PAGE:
- DNA analysis techniques are tools scientists can use in the process of gene identification and manipulation.
We welcome your feedback! Please take a minute to tell us how to make this lesson better or to give us a few gold stars!
Suggested Companion Resources
- Bringing Biotechnology to Life (Activity)
- Animal Biotechnology video (Multimedia)
- Learn GMO (Multimedia)
- Study: People Opposed to GMOs Don't Know As Much About Science As They Think (Multimedia)
- Biotech in Focus (Booklets & Readers)
- Biotechnology Ag Mag (Booklets & Readers)
- Agricultural Biotechnology Questions and Answers (Website)
Agricultural Literacy Outcomes
Science, Technology, Engineering & Math
- Identify current and emerging scientific discoveries and technologies and their possible use in agriculture (e.g., biotechnology, bio-chemical, mechanical, etc.) (T4.9-12.e)
Education Content Standards
Biotechnology Systems Career Pathway
BS.03.04Apply biotechnology principles, techniques and processes to enhance plant and animal care and production (e.g., selective breeding, pharmaceuticals, biodiversity, etc.).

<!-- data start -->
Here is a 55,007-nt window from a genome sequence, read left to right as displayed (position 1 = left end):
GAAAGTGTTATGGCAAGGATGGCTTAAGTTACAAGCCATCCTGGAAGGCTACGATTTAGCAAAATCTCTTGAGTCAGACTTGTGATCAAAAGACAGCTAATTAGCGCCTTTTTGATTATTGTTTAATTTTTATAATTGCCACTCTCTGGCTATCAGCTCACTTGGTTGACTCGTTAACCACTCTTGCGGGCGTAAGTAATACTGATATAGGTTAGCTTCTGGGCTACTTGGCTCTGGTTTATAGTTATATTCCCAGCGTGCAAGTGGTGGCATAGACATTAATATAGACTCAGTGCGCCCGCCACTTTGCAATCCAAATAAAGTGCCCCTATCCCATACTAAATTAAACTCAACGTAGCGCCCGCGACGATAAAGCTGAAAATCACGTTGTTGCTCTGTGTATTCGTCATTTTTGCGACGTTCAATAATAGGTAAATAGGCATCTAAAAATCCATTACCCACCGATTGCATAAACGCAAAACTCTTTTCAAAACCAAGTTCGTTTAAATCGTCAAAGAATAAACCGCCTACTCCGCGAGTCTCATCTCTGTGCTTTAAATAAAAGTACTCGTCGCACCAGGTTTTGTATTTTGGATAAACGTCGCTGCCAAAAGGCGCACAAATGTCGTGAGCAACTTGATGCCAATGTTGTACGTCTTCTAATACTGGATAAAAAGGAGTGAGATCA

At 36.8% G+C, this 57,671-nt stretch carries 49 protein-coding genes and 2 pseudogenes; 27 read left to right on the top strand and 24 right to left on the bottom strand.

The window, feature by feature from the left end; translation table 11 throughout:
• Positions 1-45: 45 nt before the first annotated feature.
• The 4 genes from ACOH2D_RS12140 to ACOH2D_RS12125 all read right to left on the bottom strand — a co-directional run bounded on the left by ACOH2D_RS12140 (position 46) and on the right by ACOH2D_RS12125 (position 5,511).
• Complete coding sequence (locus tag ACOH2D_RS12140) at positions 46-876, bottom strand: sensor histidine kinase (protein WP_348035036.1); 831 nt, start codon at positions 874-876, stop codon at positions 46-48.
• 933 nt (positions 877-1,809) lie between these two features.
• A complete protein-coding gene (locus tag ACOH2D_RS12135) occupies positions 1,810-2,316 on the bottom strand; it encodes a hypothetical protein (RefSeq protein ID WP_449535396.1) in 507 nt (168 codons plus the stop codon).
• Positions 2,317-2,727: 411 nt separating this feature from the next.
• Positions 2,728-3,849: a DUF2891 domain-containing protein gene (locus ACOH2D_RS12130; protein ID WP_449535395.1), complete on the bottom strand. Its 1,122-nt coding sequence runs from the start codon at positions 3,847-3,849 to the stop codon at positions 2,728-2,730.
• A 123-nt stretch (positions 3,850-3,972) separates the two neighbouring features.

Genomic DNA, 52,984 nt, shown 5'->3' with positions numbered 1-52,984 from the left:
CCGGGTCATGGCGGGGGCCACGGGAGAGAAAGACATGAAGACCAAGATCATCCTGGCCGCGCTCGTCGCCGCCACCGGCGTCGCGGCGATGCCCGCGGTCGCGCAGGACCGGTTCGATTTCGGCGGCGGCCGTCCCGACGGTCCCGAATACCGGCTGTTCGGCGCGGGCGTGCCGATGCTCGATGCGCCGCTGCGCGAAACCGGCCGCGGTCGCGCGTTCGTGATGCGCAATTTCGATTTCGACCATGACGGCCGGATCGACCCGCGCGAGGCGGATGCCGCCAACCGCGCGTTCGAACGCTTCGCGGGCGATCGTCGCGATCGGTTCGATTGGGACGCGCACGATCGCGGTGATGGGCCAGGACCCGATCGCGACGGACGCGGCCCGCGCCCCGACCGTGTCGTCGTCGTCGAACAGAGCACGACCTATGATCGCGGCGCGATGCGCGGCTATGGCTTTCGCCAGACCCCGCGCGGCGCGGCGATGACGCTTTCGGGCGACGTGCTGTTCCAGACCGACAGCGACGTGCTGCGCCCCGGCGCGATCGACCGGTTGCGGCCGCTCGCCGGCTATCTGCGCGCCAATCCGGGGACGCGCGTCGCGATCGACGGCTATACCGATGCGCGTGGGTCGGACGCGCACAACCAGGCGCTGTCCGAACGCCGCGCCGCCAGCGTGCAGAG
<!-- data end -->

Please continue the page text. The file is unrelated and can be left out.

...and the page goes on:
9-12 Geography Standard 14: How human actions modify the physical environment.
Objective 3People can either mitigate and/or adapt to the consequences of human modifications of the physical environment.
HS-LS3 Heredity: Inheritance and Variation of Traits
HS-LS3-1Ask questions to clarify relationships about the role of DNA and chromosomes in coding the instructions for characteristic traits passed from parents to offspring.
HS-LS4: Biological Evolution: Unity and Diversity
HS-LS4-5Evaluate the evidence supporting claims that changes in environmental conditions may result in: (1) increases in the number of individuals of some species, (2) the emergence of new species over time, and (3) the extinction of other species.
Common Core Connections
Reading: Anchor Standards
CCSS.ELA-LITERACY.CCRA.R.7Integrate and evaluate content presented in diverse media and formats, including visually and quantitatively, as well as in words.
Writing: Anchor Standards
CCSS.ELA-LITERACY.CCRA.W.1Write arguments to support claims in an analysis of substantive topics or texts using valid reasoning and relevant and sufficient evidence.
CCSS.ELA-LITERACY.CCRA.W.9Draw evidence from literary or informational texts to support analysis, reflection, and research.